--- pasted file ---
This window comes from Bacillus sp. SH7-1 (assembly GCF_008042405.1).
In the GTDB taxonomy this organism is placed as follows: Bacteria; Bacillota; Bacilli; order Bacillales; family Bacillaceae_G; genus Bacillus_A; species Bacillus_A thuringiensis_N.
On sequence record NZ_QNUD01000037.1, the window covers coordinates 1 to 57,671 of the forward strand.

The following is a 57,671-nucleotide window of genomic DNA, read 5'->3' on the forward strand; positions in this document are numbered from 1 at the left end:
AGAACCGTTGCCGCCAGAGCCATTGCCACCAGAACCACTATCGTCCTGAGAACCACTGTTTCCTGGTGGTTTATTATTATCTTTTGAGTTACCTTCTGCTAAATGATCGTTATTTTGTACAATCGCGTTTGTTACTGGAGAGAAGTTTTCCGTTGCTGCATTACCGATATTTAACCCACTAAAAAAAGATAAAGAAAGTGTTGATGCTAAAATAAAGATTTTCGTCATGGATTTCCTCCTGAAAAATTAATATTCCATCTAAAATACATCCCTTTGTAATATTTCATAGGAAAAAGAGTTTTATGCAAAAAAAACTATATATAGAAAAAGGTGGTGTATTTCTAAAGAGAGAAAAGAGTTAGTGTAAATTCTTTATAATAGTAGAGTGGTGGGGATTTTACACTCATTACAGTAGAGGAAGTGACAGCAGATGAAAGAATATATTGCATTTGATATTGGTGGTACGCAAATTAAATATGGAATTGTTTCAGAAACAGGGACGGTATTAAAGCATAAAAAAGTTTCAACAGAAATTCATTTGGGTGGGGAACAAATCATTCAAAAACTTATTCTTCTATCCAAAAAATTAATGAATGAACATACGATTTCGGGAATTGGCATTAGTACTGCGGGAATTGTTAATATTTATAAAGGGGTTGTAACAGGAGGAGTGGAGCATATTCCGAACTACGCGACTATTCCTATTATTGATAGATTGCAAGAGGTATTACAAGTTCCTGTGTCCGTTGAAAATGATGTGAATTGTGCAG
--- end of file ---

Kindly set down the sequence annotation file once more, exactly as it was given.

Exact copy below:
This window comes from Bacillus sp. SH7-1 (assembly GCF_008042405.1).
In the GTDB taxonomy this organism is placed as follows: Bacteria; Bacillota; Bacilli; order Bacillales; family Bacillaceae_G; genus Bacillus_A; species Bacillus_A thuringiensis_N.
On sequence record NZ_QNUD01000037.1, the window covers coordinates 1 to 57,671 of the forward strand.

The following is a 57,671-nucleotide window of genomic DNA, read 5'->3' on the forward strand; positions in this document are numbered from 1 at the left end:
AGAACCGTTGCCGCCAGAGCCATTGCCACCAGAACCACTATCGTCCTGAGAACCACTGTTTCCTGGTGGTTTATTATTATCTTTTGAGTTACCTTCTGCTAAATGATCGTTATTTTGTACAATCGCGTTTGTTACTGGAGAGAAGTTTTCCGTTGCTGCATTACCGATATTTAACCCACTAAAAAAAGATAAAGAAAGTGTTGATGCTAAAATAAAGATTTTCGTCATGGATTTCCTCCTGAAAAATTAATATTCCATCTAAAATACATCCCTTTGTAATATTTCATAGGAAAAAGAGTTTTATGCAAAAAAAACTATATATAGAAAAAGGTGGTGTATTTCTAAAGAGAGAAAAGAGTTAGTGTAAATTCTTTATAATAGTAGAGTGGTGGGGATTTTACACTCATTACAGTAGAGGAAGTGACAGCAGATGAAAGAATATATTGCATTTGATATTGGTGGTACGCAAATTAAATATGGAATTGTTTCAGAAACAGGGACGGTATTAAAGCATAAAAAAGTTTCAACAGAAATTCATTTGGGTGGGGAACAAATCATTCAAAAACTTATTCTTCTATCCAAAAAATTAATGAATGAACATACGATTTCGGGAATTGGCATTAGTACTGCGGGAATTGTTAATATTTATAAAGGGGTTGTAACAGGAGGAGTGGAGCATATTCCGAACTACGCGACTATTCCTATTATTGATAGATTGCAAGAGGTATTACAAGTTCCTGTGTCCGTTGAAAATGATGTGAATTGTGCAG